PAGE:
Little interest in global affairs

A year ago, at an informal interaction before Prime Minister Oli took up his position, I had mentioned the need for Nepali leaders to represent the country in global arenas rather than spending time within their 77 district committees. At that time, many who were present simply gave me a look. Our myopic interest in our political echo chamber—which extends to the tea corners of villages and cocktail bars at high end hotels in Kathmandu—has shut us out from the rest of the world.

During the crux of the World Economic Forum, I saw a tweet from senior journalist Kanak Mani Dixit questioning why old and new media were paying very little interest in the prime minister’s engagements in Davos. I was just checking how many people perhaps watched the video of the two sessions of Prime Minister Oli; it was dismal. In a country where popular songs cross over 5 million views and mediocre Nepali political programmes garner hundreds of thousands of views, it was sad that what he said in Davos (and perhaps more importantly, how he said it) was not much of interest to Nepalis. The many Nepalis across the world, who would otherwise take a dig at anything that is happening in the country, remained relatively silent.

The delivery of speeches, especially on platforms with global political implications, is a well rehearsed, intentional and strategic act. International governments invest copious amounts of money in ensuring that their politicians are versed in the fundamentals of delivering speeches and engaging in conversations at these events. In this context, it is important to ensure that the Nepali delegation returns with an introspective attitude.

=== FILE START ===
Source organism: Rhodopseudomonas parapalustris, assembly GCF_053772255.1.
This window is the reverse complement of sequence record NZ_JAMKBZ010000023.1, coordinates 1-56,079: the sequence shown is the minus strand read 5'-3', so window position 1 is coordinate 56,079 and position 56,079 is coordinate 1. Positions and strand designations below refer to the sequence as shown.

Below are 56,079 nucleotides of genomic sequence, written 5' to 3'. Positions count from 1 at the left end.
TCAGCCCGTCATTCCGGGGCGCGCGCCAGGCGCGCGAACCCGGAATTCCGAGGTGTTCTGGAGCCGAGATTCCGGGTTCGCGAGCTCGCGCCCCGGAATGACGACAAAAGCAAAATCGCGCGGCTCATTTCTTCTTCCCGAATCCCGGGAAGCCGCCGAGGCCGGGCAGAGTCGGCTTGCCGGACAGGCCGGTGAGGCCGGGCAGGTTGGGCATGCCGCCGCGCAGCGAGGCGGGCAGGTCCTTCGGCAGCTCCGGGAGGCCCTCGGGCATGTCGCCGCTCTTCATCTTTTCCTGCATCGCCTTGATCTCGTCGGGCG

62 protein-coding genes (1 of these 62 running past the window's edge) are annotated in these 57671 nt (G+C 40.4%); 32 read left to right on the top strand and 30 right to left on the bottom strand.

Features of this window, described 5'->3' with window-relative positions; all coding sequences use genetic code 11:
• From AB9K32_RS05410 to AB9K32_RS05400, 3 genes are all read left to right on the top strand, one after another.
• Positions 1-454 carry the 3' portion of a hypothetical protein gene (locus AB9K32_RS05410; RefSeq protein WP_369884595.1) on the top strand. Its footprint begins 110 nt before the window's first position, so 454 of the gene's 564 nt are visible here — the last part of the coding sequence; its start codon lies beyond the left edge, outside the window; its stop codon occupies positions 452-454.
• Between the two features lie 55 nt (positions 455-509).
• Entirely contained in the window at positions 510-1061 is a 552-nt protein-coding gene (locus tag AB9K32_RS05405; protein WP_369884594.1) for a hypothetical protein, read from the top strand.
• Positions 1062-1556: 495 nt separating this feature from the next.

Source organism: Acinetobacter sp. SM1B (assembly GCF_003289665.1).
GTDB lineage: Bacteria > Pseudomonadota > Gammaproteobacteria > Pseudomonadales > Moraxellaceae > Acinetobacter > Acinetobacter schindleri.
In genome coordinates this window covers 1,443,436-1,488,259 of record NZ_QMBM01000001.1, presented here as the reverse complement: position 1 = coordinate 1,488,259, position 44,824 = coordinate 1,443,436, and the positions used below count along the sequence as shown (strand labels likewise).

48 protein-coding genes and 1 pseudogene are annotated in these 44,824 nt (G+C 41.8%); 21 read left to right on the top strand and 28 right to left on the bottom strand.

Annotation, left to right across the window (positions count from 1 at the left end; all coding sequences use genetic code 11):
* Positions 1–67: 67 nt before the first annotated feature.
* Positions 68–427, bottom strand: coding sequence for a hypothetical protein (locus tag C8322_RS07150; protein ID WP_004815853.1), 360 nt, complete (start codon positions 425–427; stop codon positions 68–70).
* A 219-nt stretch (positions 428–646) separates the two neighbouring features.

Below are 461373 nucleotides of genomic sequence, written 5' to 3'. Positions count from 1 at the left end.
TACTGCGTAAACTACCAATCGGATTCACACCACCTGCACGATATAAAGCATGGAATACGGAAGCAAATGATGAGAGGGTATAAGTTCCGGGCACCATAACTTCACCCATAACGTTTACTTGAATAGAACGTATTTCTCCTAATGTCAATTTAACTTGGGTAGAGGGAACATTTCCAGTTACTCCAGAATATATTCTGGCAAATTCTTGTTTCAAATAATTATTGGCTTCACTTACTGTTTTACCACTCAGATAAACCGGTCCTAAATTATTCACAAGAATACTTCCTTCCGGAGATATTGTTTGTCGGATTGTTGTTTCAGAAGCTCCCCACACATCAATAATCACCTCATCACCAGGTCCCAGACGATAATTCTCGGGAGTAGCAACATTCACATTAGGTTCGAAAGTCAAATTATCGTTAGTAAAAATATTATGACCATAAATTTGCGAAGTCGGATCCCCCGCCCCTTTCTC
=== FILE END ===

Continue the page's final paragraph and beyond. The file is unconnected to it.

At the end of the day, they must reflect on their performance at the event. Our invitation to this year’s conference marks a major step in entering the global arena in the future, but it should also prompt the question: How are our politicians preparing for their appearances at international conferences of such magnitude?

Conversations versus speeches

The art of listening to conversations in Nepal, like in many parts of South Asia, is often overlooked and undervalued. For generations, religion and feudal culture mandated the prominence of relaying speeches or preachings instead of engaging in deep discourse or meaningful dialogue. The necessity to ask questions, especially directed towards the speaker, is often regarded as taboo. Therefore, programmes largely follow a bleak routinised model: People come, speakers preach and the event is adjourned.

It is a largely held belief that the most important person simply speaks and is not expected to listen. How often have you been to an event and found a fellow audience member taking notes? At all World Economic Forum sessions that the prime minister appeared in, we see other panellists, including Abdullah Abdullah, chief executive of Afghanistan, frantically taking notes.

Despite our many political transformations, the act of delivering speeches remains stuck in the 20th century. We are seemingly perpetuating the feudal phenomenon of listening without questioning.